In a year where toys made with lead paint and tainted toothpaste fueled distrust about the "Made in China" label, Chinese automakers still are showing increasing interest in cracking the lucrative U.S. market.
It may be a challenge to persuade American drivers to buy Chinese, observers say. But with high-profile recalls failing to squelch demand for China-made products, the day for Chinese cars on U.S. roads is nearing.
"It really comes down to a quality product at a good price," said Chris Byrne, a New York-based toy consultant. "If the Chinese are able to deliver a car that runs at a good price, I think a lot of the stuff about country of origin becomes a tempest in a teapot."
Record imports last year, including shipments of toys, are contributing to the widening trade imbalance with China. And Byrne said that while the recalls prompted some American consumers to say they wouldn't buy toys made by the world's largest toy manufacturer, cheap prices mean they still sell.
"You can always buy a Mercedes if you don't want to do that," Byrne said of the prospect of buying a Chinese-made car. "But I think the reality is people are buying costume jewelry at Wal-Mart, not at Tiffany."
Auto analyst Rebecca Lindland, however, said China's automakers were dealt a setback in their U.S. ambitions with the international attention on Chinese product safety — especially recalls related to a pet food ingredient linked to dog and cat deaths in North America, as well as lead-laced toys.
"They have inadvertently touched on the first two things you don't hurt: Children and pets," said Lindland, of Global Insight, an economic research and consulting company. "People are still buying them, but they're buying them reluctantly. The awareness of where products are sourced from is higher."
The Chinese companies have used the past year to work on the quality and performance of their vehicles, but they'll need to convince American drivers that an inexpensive, Chinese-made car is a better value than, for example, a used car by an established American or Japanese company.
"This is not a decorative item on your house or a piece of clothing," Lindland said. "This is your car. ... The significance of this is much greater."
Two years ago, a lone Geely Automobile Co. sedan marked the first time a Chinese automaker displayed at the North American International Auto Show. Last year, Geely was absent, but China's Changfeng Motor Group showed a pair of small sport utility vehicles and two pickups in a more polished display.
This year, four Chinese automakers and an importer have displays. Geely is back with eight vehicles, and Changfeng returned with two SUVs, plus two more vehicles that were to be unveiled Monday.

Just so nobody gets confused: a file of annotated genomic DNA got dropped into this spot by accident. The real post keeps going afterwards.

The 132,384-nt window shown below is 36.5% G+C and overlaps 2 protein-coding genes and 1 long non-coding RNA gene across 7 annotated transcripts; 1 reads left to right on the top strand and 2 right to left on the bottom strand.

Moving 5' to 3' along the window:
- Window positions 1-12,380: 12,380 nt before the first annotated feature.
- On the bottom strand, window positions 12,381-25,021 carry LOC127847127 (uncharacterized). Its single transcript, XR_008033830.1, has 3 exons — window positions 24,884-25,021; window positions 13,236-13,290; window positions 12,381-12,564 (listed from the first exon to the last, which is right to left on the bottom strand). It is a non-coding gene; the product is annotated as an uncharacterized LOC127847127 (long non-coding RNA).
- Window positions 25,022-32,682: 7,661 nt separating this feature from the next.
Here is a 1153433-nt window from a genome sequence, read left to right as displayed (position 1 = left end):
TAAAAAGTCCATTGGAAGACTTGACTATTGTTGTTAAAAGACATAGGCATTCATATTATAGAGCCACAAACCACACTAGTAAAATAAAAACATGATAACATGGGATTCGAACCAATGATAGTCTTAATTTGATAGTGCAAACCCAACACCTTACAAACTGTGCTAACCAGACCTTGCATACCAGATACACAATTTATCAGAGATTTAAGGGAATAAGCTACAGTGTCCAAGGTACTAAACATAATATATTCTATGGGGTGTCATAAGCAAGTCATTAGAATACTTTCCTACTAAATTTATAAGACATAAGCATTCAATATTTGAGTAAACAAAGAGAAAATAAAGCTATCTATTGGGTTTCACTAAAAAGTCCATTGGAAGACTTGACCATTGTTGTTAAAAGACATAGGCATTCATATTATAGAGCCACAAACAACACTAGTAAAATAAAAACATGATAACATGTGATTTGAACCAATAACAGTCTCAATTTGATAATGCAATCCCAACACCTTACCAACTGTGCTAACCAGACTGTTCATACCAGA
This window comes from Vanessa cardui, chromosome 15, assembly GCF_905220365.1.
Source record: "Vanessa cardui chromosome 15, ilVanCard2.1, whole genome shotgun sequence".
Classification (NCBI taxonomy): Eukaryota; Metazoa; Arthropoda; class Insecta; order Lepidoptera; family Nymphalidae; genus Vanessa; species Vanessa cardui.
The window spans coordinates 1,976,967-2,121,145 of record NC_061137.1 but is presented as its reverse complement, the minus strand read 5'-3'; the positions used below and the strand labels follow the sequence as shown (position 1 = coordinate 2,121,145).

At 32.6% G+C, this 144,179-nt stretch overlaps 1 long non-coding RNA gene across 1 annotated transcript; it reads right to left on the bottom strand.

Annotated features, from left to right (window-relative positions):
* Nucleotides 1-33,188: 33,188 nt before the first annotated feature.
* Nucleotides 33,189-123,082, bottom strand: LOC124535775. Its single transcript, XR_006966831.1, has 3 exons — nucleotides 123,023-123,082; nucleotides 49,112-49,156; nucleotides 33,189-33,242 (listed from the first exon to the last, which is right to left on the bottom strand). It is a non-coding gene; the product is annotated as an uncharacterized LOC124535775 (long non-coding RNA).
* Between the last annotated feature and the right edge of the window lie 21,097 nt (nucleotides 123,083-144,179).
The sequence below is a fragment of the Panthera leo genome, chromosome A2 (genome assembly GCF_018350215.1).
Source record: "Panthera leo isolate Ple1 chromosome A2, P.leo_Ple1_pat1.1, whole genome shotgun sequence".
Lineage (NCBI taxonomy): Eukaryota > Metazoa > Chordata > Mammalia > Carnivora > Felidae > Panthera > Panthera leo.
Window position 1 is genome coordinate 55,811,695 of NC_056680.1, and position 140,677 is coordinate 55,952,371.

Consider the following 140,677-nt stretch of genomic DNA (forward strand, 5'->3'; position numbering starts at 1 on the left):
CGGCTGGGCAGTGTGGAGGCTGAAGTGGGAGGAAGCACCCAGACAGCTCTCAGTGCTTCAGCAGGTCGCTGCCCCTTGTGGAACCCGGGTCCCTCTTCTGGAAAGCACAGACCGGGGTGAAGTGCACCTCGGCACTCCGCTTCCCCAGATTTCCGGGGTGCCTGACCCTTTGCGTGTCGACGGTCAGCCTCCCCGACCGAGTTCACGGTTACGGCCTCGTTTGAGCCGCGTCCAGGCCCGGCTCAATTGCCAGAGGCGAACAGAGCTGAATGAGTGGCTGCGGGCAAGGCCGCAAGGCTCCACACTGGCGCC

BYD Auto Co. was showing five and has hopes for selling in the U.S. market in three to five years. Henry Z. Li, general manager of BYD's auto export trade division, said the company is aware of the worries U.S. buyers might have in considering some of the first China-made cars on the U.S. market.
"It takes time for us," Li said. "We focus on quality. We first have to make ourselves successful in the Chinese market."
Another Chinese automaker at the show is Li Shi Guang Ming Auto Design Co., which is displaying a collection of tiny, bubble-shaped cars that look better prepared to carry golfers on fairways rather than travel U.S. roads.
China's Chery Automobile Co. doesn't have a display at the show but has plans with Chrysler LLC to jointly produce and export small cars to the U.S. and Western Europe. Global Insight's forecasts call for those cars, sold under Chrysler's Dodge brand, to be the first from China on U.S. roads, likely in 2010.
But China America Cooperative Automotive Inc., an importer that is showing a pickup and SUV made by a Chinese company, hopes to be selling the vehicles in about a year, followed by a crossover and sedan. Chamco is signing up mostly existing dealers across the U.S. to sell the vehicles.
"These are ... durable, quality cars," William Pollack, Chamco's chairman and chief executive, said in an interview Sunday, the first day of media previews at the auto show. "I think the consumers will embrace the cars."
Pollack said his company — and the Chinese — recognize the importance of getting it right when selling to U.S. drivers. Chamco has focused on making sure quality is high and prices are low, an estimated 20 percent less than comparable models. Styling, he noted, follows that of established automakers.
Jack Nerad, executive market analyst for Kelley Blue Book in Irvine, Calif., said Japanese and South Korean companies faced similar quality concerns in their earlier days in the U.S. as those now facing Chinese automakers. Key, he said, will be how well those first cars stack up against current models in the U.S. market.
"It's an obstacle, but certainly not an insurmountable one. There certainly will be some skepticism about Chinese-built cars," Nerad said. "They have to hit the ground with high quality. Stumbles early with product quality can be devastating."
South Korea's Hyundai Motor Co., for example, faced driver dissatisfaction with some of its first vehicles in the U.S. But a focus on quality and styling improvements, along with the introduction of the industry's first 10-year, 100,000-mile limited powertrain warranty, helped ease consumers' worries.
Lindland said it's naive to think that Chinese carmakers won't find successes in the wake of Japanese and South Korean automakers. But she noted the fate of the cheap and much-maligned Yugo, which was exported from Serbia to the U.S in the late 1980s before being pulled from the market in the early 1990s.
"Yugo came and didn't succeed," Lindland said. "Just coming to the U.S. does not mean success."